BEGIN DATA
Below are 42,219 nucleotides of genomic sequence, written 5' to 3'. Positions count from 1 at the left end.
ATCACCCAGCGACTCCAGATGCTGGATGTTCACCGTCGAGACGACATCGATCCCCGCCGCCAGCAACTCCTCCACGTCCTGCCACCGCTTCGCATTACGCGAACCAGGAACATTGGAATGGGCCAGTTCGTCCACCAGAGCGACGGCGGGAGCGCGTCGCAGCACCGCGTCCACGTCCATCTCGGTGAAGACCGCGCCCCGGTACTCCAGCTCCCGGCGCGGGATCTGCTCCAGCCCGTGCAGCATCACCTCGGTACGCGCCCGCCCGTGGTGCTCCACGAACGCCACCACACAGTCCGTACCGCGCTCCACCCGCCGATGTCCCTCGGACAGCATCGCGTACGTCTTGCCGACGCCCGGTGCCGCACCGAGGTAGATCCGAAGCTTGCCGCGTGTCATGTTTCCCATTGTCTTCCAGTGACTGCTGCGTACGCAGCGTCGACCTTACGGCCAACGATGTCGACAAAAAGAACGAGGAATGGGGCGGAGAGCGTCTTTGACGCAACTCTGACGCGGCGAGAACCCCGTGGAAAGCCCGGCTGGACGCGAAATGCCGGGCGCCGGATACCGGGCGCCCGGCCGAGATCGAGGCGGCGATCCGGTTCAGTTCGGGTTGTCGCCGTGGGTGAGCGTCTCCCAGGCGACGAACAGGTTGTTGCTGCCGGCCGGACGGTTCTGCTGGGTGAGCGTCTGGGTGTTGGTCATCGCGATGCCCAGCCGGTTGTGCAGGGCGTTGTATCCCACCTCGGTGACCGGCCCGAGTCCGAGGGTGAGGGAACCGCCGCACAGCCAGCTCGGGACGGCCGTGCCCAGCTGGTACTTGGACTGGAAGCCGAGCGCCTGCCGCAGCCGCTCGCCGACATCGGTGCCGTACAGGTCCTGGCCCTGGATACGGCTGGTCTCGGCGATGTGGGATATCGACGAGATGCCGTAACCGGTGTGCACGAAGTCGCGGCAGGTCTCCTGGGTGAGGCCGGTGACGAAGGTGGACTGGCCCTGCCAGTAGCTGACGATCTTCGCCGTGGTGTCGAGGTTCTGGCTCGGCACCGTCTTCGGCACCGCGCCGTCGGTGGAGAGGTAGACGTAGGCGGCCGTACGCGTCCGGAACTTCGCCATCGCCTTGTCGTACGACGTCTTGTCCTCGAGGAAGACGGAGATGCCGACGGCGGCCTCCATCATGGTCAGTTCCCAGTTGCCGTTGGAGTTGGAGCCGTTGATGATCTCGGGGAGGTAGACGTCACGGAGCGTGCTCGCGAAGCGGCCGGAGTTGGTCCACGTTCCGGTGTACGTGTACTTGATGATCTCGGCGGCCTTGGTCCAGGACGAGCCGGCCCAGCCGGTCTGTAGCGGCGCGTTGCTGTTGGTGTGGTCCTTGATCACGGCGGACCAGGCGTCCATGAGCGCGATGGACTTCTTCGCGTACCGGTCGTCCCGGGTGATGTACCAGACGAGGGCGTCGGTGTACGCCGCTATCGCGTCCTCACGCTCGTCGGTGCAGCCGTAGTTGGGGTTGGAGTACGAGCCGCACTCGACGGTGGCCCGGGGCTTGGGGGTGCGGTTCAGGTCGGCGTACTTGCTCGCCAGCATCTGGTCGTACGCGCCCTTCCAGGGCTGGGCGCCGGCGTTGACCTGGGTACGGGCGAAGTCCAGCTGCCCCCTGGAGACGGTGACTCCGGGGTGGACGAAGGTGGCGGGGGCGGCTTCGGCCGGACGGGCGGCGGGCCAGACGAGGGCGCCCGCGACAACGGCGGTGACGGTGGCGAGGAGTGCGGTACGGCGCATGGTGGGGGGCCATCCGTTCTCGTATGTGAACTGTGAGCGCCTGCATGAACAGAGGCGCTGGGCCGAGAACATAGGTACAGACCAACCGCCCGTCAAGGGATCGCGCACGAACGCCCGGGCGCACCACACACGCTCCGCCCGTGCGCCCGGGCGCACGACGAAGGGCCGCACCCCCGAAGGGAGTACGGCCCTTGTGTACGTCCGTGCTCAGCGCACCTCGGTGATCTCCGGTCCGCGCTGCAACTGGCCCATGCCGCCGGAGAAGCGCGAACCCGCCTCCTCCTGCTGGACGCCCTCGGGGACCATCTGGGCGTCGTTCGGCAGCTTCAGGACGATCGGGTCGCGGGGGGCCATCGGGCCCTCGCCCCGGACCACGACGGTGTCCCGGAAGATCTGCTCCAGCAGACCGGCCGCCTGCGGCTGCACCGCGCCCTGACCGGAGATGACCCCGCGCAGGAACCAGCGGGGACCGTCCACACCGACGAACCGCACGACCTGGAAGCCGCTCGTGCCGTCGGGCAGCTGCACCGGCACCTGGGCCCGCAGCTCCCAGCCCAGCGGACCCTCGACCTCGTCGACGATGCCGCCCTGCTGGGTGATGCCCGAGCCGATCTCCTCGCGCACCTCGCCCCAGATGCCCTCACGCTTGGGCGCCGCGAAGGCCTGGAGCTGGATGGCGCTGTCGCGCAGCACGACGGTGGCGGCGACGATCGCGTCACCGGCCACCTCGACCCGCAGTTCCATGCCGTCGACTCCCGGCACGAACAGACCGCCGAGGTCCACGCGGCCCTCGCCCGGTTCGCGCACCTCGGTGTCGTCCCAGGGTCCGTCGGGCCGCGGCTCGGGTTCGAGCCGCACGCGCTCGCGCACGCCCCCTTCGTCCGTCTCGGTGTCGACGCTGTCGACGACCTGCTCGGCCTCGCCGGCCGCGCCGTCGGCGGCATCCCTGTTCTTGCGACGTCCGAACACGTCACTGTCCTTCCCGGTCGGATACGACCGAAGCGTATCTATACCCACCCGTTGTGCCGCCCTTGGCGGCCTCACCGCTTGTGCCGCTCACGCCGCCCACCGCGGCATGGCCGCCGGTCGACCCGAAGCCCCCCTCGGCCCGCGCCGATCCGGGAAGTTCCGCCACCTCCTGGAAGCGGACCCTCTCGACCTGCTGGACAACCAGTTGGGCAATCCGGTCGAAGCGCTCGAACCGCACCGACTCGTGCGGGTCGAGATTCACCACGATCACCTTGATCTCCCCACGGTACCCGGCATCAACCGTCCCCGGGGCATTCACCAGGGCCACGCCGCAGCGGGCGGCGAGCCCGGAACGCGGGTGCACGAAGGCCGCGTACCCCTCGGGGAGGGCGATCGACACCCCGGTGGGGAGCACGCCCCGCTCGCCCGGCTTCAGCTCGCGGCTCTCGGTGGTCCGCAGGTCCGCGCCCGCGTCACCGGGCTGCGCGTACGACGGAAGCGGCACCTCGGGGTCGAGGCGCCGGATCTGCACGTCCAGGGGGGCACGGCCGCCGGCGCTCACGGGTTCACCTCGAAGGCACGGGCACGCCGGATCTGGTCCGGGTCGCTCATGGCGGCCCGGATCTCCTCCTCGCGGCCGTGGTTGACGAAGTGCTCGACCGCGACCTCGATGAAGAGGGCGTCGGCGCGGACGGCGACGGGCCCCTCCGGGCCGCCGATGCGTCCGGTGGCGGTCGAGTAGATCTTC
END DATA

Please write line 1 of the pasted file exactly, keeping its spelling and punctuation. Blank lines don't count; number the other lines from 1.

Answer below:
Below are 42,219 nucleotides of genomic sequence, written 5' to 3'. Positions count from 1 at the left end.